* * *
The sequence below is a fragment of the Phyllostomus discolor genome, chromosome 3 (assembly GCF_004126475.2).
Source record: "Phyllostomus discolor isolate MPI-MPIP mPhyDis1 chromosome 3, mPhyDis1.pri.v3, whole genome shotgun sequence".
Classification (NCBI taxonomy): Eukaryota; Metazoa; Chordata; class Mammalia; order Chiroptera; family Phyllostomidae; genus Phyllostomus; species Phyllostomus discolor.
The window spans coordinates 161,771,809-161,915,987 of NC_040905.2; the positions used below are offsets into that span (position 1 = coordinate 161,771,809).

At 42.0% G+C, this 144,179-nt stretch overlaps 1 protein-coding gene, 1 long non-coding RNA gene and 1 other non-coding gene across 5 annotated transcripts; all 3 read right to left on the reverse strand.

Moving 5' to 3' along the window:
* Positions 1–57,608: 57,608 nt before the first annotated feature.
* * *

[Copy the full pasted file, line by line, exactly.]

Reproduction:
The sequence below is a fragment of the Phyllostomus discolor genome, chromosome 3 (assembly GCF_004126475.2).
Source record: "Phyllostomus discolor isolate MPI-MPIP mPhyDis1 chromosome 3, mPhyDis1.pri.v3, whole genome shotgun sequence".
Classification (NCBI taxonomy): Eukaryota; Metazoa; Chordata; class Mammalia; order Chiroptera; family Phyllostomidae; genus Phyllostomus; species Phyllostomus discolor.
The window spans coordinates 161,771,809-161,915,987 of NC_040905.2; the positions used below are offsets into that span (position 1 = coordinate 161,771,809).

At 42.0% G+C, this 144,179-nt stretch overlaps 1 protein-coding gene, 1 long non-coding RNA gene and 1 other non-coding gene across 5 annotated transcripts; all 3 read right to left on the reverse strand.

Moving 5' to 3' along the window:
* Positions 1–57,608: 57,608 nt before the first annotated feature.